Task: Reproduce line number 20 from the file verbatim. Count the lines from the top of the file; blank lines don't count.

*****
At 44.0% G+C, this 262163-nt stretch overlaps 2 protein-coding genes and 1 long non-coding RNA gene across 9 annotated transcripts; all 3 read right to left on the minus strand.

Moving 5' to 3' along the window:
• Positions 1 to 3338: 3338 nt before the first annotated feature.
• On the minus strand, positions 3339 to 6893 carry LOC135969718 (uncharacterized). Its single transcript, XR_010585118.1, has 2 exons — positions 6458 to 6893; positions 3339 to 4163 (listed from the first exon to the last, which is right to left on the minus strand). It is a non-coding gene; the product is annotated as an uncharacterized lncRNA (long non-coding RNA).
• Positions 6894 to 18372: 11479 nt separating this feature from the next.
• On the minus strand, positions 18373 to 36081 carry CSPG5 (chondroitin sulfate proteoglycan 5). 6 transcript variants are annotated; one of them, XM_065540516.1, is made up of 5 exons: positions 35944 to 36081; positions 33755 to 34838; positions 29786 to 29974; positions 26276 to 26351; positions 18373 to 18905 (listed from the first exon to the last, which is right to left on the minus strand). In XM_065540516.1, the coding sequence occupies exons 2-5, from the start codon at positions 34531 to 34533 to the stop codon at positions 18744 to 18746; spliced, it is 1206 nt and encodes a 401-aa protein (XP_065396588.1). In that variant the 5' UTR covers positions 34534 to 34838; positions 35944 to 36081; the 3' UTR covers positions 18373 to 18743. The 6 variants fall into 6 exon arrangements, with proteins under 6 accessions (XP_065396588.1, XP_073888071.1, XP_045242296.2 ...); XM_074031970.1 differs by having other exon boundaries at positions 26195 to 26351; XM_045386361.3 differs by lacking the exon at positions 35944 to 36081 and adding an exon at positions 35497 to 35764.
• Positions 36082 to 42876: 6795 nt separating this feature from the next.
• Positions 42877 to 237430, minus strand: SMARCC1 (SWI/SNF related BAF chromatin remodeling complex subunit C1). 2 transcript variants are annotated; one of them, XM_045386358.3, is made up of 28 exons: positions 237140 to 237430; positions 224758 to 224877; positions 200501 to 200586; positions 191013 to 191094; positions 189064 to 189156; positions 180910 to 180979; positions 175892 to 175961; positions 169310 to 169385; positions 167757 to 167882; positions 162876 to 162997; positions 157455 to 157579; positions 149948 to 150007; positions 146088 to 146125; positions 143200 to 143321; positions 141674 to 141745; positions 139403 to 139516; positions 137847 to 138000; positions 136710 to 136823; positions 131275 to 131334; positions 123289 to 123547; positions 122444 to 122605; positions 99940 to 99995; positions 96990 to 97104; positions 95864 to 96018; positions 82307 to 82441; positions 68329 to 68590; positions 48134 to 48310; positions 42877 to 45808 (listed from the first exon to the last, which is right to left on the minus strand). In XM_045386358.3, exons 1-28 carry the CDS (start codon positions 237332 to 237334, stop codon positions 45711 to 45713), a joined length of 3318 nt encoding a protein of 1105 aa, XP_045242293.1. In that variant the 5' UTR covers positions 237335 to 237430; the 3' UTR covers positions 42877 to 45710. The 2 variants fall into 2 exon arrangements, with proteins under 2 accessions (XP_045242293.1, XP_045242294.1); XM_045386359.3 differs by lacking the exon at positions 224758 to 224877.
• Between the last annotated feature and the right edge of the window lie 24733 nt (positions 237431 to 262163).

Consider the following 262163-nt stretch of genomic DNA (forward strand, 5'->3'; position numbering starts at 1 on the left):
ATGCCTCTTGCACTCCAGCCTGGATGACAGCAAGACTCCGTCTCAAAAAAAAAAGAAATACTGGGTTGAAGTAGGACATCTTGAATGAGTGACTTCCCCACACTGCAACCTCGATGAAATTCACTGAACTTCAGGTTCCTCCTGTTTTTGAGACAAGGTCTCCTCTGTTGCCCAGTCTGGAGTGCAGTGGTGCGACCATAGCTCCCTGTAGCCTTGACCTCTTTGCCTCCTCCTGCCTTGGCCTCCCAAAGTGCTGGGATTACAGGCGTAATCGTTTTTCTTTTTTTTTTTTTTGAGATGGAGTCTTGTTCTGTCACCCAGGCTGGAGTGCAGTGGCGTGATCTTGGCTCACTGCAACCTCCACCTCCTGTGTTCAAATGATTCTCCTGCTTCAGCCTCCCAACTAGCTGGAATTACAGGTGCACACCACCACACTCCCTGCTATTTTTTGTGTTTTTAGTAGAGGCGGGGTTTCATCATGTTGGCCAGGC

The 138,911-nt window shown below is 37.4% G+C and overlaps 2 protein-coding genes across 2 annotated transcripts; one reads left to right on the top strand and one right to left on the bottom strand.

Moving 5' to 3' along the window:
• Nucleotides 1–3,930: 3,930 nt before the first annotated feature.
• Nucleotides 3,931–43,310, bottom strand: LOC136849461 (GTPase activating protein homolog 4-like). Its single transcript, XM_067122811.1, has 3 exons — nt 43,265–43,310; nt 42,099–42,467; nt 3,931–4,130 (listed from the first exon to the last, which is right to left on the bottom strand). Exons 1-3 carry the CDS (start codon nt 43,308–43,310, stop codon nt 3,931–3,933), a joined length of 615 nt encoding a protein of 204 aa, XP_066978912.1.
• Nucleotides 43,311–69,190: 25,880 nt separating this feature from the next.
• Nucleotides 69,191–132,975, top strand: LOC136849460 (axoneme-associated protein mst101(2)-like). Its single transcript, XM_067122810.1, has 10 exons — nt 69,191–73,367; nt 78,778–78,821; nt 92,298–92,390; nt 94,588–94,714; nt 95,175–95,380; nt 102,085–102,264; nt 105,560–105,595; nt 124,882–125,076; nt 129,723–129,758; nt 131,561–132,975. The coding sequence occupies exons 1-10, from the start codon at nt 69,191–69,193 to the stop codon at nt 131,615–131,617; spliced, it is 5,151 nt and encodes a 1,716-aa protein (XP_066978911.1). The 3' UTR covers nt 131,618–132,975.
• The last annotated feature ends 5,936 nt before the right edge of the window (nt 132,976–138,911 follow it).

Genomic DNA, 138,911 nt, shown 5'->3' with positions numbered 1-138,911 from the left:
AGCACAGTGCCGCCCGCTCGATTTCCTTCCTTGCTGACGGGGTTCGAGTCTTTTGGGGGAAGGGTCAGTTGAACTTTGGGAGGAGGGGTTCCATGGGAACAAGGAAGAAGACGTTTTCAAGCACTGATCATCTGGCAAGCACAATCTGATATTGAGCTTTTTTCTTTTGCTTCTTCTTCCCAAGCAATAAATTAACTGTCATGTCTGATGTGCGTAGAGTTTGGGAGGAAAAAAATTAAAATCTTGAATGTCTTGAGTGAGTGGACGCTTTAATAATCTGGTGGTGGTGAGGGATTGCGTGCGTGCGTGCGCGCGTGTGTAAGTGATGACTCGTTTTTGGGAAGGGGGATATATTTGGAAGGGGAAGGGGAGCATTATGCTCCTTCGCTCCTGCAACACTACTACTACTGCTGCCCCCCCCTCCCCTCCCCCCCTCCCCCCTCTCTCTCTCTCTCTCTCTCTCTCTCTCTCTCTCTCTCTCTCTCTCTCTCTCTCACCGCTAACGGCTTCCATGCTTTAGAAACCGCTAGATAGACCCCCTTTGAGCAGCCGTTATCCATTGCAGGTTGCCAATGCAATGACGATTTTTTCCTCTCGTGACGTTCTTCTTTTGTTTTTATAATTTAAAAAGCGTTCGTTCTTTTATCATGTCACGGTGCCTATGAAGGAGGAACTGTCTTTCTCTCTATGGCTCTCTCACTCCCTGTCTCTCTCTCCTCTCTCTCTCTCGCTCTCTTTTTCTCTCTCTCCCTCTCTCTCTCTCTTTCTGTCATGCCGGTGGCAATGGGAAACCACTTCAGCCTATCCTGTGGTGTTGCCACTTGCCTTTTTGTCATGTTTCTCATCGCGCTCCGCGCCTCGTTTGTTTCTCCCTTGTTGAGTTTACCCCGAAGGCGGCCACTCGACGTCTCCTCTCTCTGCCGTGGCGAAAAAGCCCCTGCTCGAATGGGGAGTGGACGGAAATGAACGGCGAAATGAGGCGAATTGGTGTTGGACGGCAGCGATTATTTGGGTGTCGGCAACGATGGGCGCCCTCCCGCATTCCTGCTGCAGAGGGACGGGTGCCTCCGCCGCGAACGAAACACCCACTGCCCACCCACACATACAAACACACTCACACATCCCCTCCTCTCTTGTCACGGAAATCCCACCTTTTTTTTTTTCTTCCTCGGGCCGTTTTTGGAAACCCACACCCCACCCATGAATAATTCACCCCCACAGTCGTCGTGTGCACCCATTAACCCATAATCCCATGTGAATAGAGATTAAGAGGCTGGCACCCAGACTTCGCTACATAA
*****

AGCACAGTGCCGCCCGCTCGATTTCCTTCCTTGCTGACGGGGTTCGAGTCTTTTGGGGGAAGGGTCAGTTGAACTTTGGGAGGAGGGGTTCCATGGGAACAAGGAAGAAGACGTTTTCAAGCACTGATCATCTGGCAAGCACAATCTGATATTGAGCTTTTTTCTTTTGCTTCTTCTTCCCAAGCAATAAATTAACTGTCATGTCTGATGTGCGTAGAGTTTGGGAGGAAAAAAATTAAAATCTTGAATGTCTTGAGTGAGTGGACGCTTTAATAATCTGGTGGTGGTGAGGGATTGCGTGCGTGCGTGCGCGCGTGTGTAAGTGATGACTCGTTTTTGGGAAGGGGGATATATTTGGAAGGGGAAGGGGAGCATTATGCTCCTTCGCTCCTGCAACACTACTACTACTGCTGCCCCCCCCTCCCCTCCCCCCCTCCCCCCTCTCTCTCTCTCTCTCTCTCTCTCTCTCTCTCTCTCTCTCTCTCTCTCTCTCTCACCGCTAACGGCTTCCATGCTTTAGAAACCGCTAGATAGACCCCCTTTGAGCAGCCGTTATCCATTGCAGGTTGCCAATGCAATGACGATTTTTTCCTCTCGTGACGTTCTTCTTTTGTTTTTATAATTTAAAAAGCGTTCGTTCTTTTATCATGTCACGGTGCCTATGAAGGAGGAACTGTCTTTCTCTCTATGGCTCTCTCACTCCCTGTCTCTCTCTCCTCTCTCTCTCTCGCTCTCTTTTTCTCTCTCTCCCTCTCTCTCTCTCTTTCTGTCATGCCGGTGGCAATGGGAAACCACTTCAGCCTATCCTGTGGTGTTGCCACTTGCCTTTTTGTCATGTTTCTCATCGCGCTCCGCGCCTCGTTTGTTTCTCCCTTGTTGAGTTTACCCCGAAGGCGGCCACTCGACGTCTCCTCTCTCTGCCGTGGCGAAAAAGCCCCTGCTCGAATGGGGAGTGGACGGAAATGAACGGCGAAATGAGGCGAATTGGTGTTGGACGGCAGCGATTATTTGGGTGTCGGCAACGATGGGCGCCCTCCCGCATTCCTGCTGCAGAGGGACGGGTGCCTCCGCCGCGAACGAAACACCCACTGCCCACCCACACATACAAACACACTCACACATCCCCTCCTCTCTTGTCACGGAAATCCCACCTTTTTTTTTTTCTTCCTCGGGCCGTTTTTGGAAACCCACACCCCACCCATGAATAATTCACCCCCACAGTCGTCGTGTGCACCCATTAACCCATAATCCCATGTGAATAGAGATTAAGAGGCTGGCACCCAGACTTCGCTACATAA